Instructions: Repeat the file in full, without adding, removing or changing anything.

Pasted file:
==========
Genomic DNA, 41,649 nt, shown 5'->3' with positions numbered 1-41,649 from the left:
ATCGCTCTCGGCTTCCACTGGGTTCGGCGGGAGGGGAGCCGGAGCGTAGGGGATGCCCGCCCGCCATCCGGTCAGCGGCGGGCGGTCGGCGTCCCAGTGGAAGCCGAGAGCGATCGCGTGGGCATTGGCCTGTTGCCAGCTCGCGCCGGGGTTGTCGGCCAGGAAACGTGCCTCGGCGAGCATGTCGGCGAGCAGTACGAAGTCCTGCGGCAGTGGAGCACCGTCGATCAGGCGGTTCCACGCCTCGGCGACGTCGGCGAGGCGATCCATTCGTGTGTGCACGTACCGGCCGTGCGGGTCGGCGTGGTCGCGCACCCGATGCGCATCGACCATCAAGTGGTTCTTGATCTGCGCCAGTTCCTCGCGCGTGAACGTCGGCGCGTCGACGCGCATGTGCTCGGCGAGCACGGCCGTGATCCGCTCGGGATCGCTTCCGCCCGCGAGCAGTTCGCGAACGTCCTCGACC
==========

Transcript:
Genomic DNA, 41,649 nt, shown 5'->3' with positions numbered 1-41,649 from the left:
ATCGCTCTCGGCTTCCACTGGGTTCGGCGGGAGGGGAGCCGGAGCGTAGGGGATGCCCGCCCGCCATCCGGTCAGCGGCGGGCGGTCGGCGTCCCAGTGGAAGCCGAGAGCGATCGCGTGGGCATTGGCCTGTTGCCAGCTCGCGCCGGGGTTGTCGGCCAGGAAACGTGCCTCGGCGAGCATGTCGGCGAGCAGTACGAAGTCCTGCGGCAGTGGAGCACCGTCGATCAGGCGGTTCCACGCCTCGGCGACGTCGGCGAGGCGATCCATTCGTGTGTGCACGTACCGGCCGTGCGGGTCGGCGTGGTCGCGCACCCGATGCGCATCGACCATCAAGTGGTTCTTGATCTGCGCCAGTTCCTCGCGCGTGAACGTCGGCGCGTCGACGCGCATGTGCTCGGCGAGCACGGCCGTGATCCGCTCGGGATCGCTTCCGCCCGCGAGCAGTTCGCGAACGTCCTCGACC